I don’t think any of those are more real than the others. The feeling that is harder to access isn’t more “authentic” than the feeling on the surface. They are all real, and they are based–I’m guessing–on my own discontinuous selves, that have different memories of the past, different assumptions about what might work and what’s important, and if they were free to choose would all choose different actions.
I just hope the one I’ve settled on is the best one. But I don’t know.
It seems to me that all of my selves are incomplete. It is like looking at the world through a thick screen–some part of your view is always obscured. You hope you’re seeing enough, but it’s hard to know. Maybe you’re missing an elephant out there in the middle of the landscape.
My real self is what I would have if I could see everything at the same time. I guess that’s why I keep thinking.
I didn’t sleep well last night. I woke up in the night and again early in the morning–before the sun was up–feeling cranky and restless and out of sorts. I felt about seven years old, like a cranky seven-year-old.
I have no idea why.
Being me is a constant surprise and a mystery, even if it isn’t always fun.
I’m thinking more about the paper-cup self and my fears about acknowledging it.
We tend to assume that we think we are who we are because we are that person, but that’s not true. There are many reasons we form a view of ourselves–how we behave and how others behave towards us is a large part of that.
If your behavior is a natural outgrowth of how you feel and what your temperament is, then your view of yourself will tend to have something to do with what’s going on inside you and all will be well. But if what you are doing has nothing to do with what’s going on inside–if you feel frightened, or disgusted, or ashamed of what you are doing then it all gets a bit confusing. Your view of yourself won’t match your internal experience.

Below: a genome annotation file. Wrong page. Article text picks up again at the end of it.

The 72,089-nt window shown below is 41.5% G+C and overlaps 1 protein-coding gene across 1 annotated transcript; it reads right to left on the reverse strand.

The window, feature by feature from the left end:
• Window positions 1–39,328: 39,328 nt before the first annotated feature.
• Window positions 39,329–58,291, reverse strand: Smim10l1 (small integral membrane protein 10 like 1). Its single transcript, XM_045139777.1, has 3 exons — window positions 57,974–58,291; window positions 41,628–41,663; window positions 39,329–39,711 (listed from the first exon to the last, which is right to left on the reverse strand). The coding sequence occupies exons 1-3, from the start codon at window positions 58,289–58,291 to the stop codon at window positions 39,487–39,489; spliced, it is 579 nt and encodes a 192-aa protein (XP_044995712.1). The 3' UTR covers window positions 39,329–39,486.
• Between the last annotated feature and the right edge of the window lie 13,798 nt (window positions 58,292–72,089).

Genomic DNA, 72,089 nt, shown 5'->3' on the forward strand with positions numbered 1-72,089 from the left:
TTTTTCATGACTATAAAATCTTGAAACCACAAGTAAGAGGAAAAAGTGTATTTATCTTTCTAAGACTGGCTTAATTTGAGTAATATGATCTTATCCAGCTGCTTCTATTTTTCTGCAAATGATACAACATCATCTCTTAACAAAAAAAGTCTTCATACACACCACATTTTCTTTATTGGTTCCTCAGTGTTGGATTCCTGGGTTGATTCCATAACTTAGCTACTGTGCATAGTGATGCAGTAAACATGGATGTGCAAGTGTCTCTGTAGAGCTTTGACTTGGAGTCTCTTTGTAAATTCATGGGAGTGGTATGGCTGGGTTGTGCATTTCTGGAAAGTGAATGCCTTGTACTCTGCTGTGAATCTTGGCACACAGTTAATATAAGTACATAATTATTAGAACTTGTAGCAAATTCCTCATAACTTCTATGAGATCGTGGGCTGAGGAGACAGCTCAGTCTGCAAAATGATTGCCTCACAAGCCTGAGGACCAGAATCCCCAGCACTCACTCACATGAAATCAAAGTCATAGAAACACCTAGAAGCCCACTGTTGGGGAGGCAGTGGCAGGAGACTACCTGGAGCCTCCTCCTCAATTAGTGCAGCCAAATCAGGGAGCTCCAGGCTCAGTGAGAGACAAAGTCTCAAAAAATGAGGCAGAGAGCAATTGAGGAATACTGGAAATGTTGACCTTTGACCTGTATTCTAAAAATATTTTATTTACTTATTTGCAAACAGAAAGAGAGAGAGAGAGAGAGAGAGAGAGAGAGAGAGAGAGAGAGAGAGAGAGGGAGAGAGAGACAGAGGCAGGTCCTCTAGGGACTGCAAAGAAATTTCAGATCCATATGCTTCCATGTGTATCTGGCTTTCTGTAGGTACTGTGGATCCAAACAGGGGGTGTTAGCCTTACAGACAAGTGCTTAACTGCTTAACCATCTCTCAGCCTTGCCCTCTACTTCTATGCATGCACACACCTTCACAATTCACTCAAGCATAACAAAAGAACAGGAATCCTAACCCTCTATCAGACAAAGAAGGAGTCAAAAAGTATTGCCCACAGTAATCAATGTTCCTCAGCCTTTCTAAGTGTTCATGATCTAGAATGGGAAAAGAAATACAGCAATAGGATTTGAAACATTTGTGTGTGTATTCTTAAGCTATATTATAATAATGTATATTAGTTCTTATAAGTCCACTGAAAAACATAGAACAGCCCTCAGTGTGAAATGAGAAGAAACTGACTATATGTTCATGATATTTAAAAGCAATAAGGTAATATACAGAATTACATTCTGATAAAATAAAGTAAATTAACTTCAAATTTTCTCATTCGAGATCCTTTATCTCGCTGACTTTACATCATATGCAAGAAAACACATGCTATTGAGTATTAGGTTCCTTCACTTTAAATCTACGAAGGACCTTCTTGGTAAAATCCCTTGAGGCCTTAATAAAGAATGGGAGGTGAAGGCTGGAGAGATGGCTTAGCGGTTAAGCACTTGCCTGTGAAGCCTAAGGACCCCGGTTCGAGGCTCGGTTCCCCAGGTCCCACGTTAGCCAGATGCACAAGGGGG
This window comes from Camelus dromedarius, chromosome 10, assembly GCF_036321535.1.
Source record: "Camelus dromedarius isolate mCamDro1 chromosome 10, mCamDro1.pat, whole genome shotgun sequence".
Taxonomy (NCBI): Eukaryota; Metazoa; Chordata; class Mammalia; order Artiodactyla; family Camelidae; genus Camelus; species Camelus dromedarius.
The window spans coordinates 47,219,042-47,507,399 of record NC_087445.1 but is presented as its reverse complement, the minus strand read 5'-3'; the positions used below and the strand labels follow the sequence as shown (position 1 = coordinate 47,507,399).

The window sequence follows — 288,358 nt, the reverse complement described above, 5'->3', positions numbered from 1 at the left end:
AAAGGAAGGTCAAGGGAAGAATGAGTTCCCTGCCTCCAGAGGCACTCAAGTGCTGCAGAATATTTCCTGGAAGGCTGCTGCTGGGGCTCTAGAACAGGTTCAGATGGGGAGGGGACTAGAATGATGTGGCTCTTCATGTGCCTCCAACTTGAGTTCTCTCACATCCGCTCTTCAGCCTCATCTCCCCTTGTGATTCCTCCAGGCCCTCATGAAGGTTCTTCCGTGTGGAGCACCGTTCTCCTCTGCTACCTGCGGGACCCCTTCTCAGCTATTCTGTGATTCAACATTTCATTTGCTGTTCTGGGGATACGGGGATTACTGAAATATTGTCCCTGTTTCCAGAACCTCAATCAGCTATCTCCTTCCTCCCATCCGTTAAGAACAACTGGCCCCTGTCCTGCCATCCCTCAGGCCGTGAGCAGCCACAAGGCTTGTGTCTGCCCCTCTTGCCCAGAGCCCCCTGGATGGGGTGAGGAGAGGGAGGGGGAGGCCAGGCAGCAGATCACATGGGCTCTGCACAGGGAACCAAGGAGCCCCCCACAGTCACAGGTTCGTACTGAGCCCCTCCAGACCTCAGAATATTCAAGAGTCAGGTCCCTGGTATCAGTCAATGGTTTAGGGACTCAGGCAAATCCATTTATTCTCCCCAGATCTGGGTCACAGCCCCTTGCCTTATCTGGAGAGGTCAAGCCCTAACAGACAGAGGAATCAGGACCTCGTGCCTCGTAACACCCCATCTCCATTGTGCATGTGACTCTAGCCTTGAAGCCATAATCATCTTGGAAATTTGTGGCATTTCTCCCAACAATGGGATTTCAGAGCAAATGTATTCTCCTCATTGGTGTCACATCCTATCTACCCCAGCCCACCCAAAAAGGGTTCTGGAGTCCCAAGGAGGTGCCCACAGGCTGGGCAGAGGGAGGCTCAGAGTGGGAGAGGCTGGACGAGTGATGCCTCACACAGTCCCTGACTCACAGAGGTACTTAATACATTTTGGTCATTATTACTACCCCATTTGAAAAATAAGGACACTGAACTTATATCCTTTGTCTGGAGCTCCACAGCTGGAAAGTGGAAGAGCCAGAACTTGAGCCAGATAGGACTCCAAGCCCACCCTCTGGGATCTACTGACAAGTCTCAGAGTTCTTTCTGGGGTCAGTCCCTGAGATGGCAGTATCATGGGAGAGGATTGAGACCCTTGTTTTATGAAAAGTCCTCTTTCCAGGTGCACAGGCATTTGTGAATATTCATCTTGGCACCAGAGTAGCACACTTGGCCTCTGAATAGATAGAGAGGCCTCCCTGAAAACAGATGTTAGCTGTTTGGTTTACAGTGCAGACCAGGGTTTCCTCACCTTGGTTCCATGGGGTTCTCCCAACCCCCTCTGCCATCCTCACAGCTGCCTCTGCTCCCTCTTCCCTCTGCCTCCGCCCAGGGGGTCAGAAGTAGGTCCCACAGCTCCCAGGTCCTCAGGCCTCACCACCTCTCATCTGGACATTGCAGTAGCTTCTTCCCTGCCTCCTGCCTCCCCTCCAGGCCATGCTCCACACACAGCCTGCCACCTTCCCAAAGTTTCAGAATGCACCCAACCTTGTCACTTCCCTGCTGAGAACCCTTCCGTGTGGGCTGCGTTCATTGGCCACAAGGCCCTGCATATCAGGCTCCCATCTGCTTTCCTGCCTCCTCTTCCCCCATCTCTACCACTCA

And that’s what happens during a lot of abuse. It’s one of the reasons it is abuse, in fact. It messes with your head.
I mentioned that behavior communicates shared meanings. Both the perpetrator and the victim usually agree on what behaviors communicate degradation and powerlessness, and so their interaction creates a message that they can both read. What that makes me realize now is that, when I was a child, the perpetrators and I had shared meanings for behavior.
I wasn’t dealing with the Glish. “Tasting” wasn’t a simple greeting among friends.
I’m not up to explaining this in detail today, so I hope that what I am writing makes sense. But what I am getting at is that they knew about the paper cup self. When they treated me as disposable object without rights, when they degraded and shamed me, they knew what they were doing to me. It may have been intentional, or it may have been a by-product of something else they were trying to accomplish, but they knew.
What we disagreed about was my right to find it distressing and to object to it.
I’ll tell you what came up next–not an ace, I’ll tell you that.
But I want to start with Cooley, so that you understand what I mean, and also with the idea that the self is something that we imagine. It doesn’t really exist. The self is a model we create in our mind that allows us to make predictions about ourselves and others, to make decisions, and to interact. It’s a very cool thing, and I’m guessing a fairly recent thing, since apparently hominids have only been able to think about the future for three million years (where that number comes from, I have no idea.)
And a self seems useful mainly for thinking about the future and what we might do in it, but maybe I’m wrong. Chimpanzees evidently have developed theory of mind, and that sort of leaves the door open.
But keep in mind that, regardless of what the ability to think about a self developed for or even whether it was three million years ago or longer, it would before modern humans appeared n the scene (and before chimps as well).
We are only 200,000 years old. But australopithecus would have been around and so would have paranthropus. Maybe they